“Still today, after 20 years, you feel like you’re in a more vacation-like atmosphere,” Paul says.
Offsetting costs in China
Deroose’s Shanghai, China facility in opened in 2007. It’s located on leased space from a company called the Shanghai Flower Port, and was opened to help offset high labor costs associated with cloning plants. According to Paul, high labor costs in Belgium, as well as the high Euro exchange rate, were significantly cutting into Deroose profit margins. At the same time, Paul says the business was starting to feel the effects of the global recession.
Due to lower labor costs in Shanghai — Paul says labor costs in Shanghai are about half of what they are in Belgum — Deroose’s facility there is now their main production facility for plant cloning. When the transition was made, Paul says it insulated Deroose from the global economic struggles. If Deroose had continued significant cloning efforts in Belgium or Florida, it would have been unsustainable.
“When you clone a bromeliad, the raw product is a cluster of plants. There are about five plants on that little cluster. You have to acclimate that to the greenhouse, and after it’s grown for about three months, you will separate that by hand and create those plants,” Paul says. “That can only be done by hand, and if you do 10 million plants here in Florida and another 15 million or so in Belgium, that is a lot of hand labor.”
He notes that, as a foreigner, there are issues with growing in China. The language barrier can sometimes present issues, as does the time difference when plants need to be shipped across the world. But, he says, it’s all workable. Even shipping is manageable, as Deroose ships its plants on commercial flights instead of cargo flights, allowing plants to reach their destination within a few days.
“It could be done in the United States. I have friends here down the street doing the same thing,” Paul says. “But it’s the same — when I go there, every time, we talk about us doing the plants for them in China, that they would save a lot of money.”
Cloning, too, is a vital part of the business. For one, it allows Deroose to produce more uniform plants — something they say makes their products more desirable.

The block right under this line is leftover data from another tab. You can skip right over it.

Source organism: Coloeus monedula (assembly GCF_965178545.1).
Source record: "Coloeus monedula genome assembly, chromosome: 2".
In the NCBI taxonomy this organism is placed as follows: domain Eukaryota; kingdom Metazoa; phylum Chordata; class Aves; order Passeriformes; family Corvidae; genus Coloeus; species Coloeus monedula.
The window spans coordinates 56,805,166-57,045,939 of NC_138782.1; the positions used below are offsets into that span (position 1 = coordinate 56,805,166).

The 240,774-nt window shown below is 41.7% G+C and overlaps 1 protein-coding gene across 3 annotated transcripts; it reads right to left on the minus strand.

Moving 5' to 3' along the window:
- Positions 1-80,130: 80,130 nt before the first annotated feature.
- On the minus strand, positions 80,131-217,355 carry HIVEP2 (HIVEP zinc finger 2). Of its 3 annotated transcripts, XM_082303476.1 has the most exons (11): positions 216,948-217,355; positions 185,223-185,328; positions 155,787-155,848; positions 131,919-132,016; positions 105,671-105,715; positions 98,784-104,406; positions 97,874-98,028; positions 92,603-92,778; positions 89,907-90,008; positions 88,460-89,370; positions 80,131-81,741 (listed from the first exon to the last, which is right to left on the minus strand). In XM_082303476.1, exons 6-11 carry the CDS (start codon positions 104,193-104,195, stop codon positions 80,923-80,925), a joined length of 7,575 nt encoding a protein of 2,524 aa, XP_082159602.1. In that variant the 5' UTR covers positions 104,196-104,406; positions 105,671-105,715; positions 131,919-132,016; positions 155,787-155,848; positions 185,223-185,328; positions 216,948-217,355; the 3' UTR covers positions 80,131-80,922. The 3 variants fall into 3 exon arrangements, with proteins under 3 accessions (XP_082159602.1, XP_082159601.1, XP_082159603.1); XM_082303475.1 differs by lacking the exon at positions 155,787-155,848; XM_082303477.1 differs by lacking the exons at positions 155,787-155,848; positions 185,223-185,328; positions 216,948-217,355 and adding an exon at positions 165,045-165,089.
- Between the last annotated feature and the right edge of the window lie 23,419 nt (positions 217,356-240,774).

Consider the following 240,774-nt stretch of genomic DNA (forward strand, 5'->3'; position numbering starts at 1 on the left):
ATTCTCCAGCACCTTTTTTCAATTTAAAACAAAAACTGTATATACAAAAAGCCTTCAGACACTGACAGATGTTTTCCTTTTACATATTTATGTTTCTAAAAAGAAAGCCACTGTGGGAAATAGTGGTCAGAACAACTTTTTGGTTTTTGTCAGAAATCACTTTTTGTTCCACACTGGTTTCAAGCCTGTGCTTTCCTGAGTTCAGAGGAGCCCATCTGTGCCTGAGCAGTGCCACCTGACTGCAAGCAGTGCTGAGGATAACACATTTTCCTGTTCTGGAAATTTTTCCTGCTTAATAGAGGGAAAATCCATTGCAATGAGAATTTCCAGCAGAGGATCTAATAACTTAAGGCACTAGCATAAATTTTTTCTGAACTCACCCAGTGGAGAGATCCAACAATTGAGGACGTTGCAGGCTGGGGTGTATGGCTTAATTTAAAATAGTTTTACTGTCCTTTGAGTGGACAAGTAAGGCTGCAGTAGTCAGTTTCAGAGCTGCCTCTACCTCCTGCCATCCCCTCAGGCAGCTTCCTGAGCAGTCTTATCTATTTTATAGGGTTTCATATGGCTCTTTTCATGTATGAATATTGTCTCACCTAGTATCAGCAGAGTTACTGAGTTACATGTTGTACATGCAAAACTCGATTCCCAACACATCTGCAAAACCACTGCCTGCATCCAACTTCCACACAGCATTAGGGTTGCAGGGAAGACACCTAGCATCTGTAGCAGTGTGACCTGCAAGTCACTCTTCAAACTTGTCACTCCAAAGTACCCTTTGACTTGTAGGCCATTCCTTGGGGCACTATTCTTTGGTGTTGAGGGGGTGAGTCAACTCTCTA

“If you make bromeliads by seed, unless you have an F1 hybrid, you’re going to get a mix of all kinds of plants,” Paul says. “Which nobody wants, because you want a uniform crop with the shape that you want and the color that you want.”
Over time, Deroose has also developed a precise cloning process.
“The cloning allows [us to] take the meristem,” Paul says. “It allows you to take that and you make genetic exact matches of that product. It’s done in a laboratory, and you can just choose one plant that you like and make millions of the same, and they will all have exactly the same genes. So, even when you find one that has a defect, if the defect is desirable, then you’re going to put that one in the lab, and clone that one.”
A stable, successful future
In the spring of 2016, 80 percent of Deroose’s shares were bought by a Belgian company named Siat, that Paul says is one of the world leaders in raw rubber product production. Deroose initially caught Siat's attention with its cloning technology; Deroose sold Siat access to it so the latter could begin cloning rubber trees.
The sale to Siat marked a new era for Deroose and Paul says this change has been positive. While moving to China had somewhat insulated Deroose from the recession, some financial trouble persisted. The facility in Shanghai cut costs, but that did not lead directly to more profits. Belgium, due to higher operating costs, struggled. And while Paul says Florida did well, the number of employees dropped to 60 after being over 100 in the years prior.
“In the recession, we slipped into survival mode,” Paul says.
When Siat took over, Paul says Deroose become more financially stable than they had been in some time. The Belgian part of the business, after years of struggling, is becoming profitable again. The Florida facility now has 130 employees. In China, staff has been added to sell Deroose plants into local markets for the first time. And, most importantly, the rubber tree cloning has offset the costs of ornamental production.
Deroose is also expanding its offering. In 2015, they first sold the Q-ismas Stars, a patented mini poinsettia variety from Graff Breeding out of Denmark. Paul says they only sold “a handful” when they debuted in 2015. Last year, they sold 16,000 at Christmas and are aiming for 100,000 units this coming fall. They’re also expanding into other industrial crops, as well as food crops like herbs, hops and strawberries, for clients.
Now, more than 30 years in, Deroose has finally achieved Reginald and Paul’s vision: uniformity in growing and financial success outside of the greenhouse.